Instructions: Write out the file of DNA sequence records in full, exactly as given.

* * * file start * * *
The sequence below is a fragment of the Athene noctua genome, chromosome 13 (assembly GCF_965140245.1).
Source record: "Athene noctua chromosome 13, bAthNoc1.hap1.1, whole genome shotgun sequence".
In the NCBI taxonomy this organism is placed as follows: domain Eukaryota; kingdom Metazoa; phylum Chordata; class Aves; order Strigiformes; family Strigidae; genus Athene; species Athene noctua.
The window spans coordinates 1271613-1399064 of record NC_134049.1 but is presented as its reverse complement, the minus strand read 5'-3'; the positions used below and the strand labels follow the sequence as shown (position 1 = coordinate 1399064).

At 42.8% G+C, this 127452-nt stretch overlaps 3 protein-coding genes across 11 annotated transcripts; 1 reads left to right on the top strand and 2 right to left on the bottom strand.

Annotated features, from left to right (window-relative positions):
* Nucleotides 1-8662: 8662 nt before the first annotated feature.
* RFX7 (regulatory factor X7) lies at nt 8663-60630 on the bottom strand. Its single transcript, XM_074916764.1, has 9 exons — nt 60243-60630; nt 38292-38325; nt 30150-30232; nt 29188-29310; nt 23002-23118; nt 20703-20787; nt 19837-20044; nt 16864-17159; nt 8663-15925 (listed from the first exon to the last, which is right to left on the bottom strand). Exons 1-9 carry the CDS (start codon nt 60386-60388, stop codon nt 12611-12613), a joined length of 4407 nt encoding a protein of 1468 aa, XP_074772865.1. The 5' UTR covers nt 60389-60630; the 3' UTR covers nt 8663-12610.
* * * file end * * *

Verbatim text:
The sequence below is a fragment of the Athene noctua genome, chromosome 13 (assembly GCF_965140245.1).
Source record: "Athene noctua chromosome 13, bAthNoc1.hap1.1, whole genome shotgun sequence".
In the NCBI taxonomy this organism is placed as follows: domain Eukaryota; kingdom Metazoa; phylum Chordata; class Aves; order Strigiformes; family Strigidae; genus Athene; species Athene noctua.
The window spans coordinates 1271613-1399064 of record NC_134049.1 but is presented as its reverse complement, the minus strand read 5'-3'; the positions used below and the strand labels follow the sequence as shown (position 1 = coordinate 1399064).

At 42.8% G+C, this 127452-nt stretch overlaps 3 protein-coding genes across 11 annotated transcripts; 1 reads left to right on the top strand and 2 right to left on the bottom strand.

Annotated features, from left to right (window-relative positions):
* Nucleotides 1-8662: 8662 nt before the first annotated feature.
* RFX7 (regulatory factor X7) lies at nt 8663-60630 on the bottom strand. Its single transcript, XM_074916764.1, has 9 exons — nt 60243-60630; nt 38292-38325; nt 30150-30232; nt 29188-29310; nt 23002-23118; nt 20703-20787; nt 19837-20044; nt 16864-17159; nt 8663-15925 (listed from the first exon to the last, which is right to left on the bottom strand). Exons 1-9 carry the CDS (start codon nt 60386-60388, stop codon nt 12611-12613), a joined length of 4407 nt encoding a protein of 1468 aa, XP_074772865.1. The 5' UTR covers nt 60389-60630; the 3' UTR covers nt 8663-12610.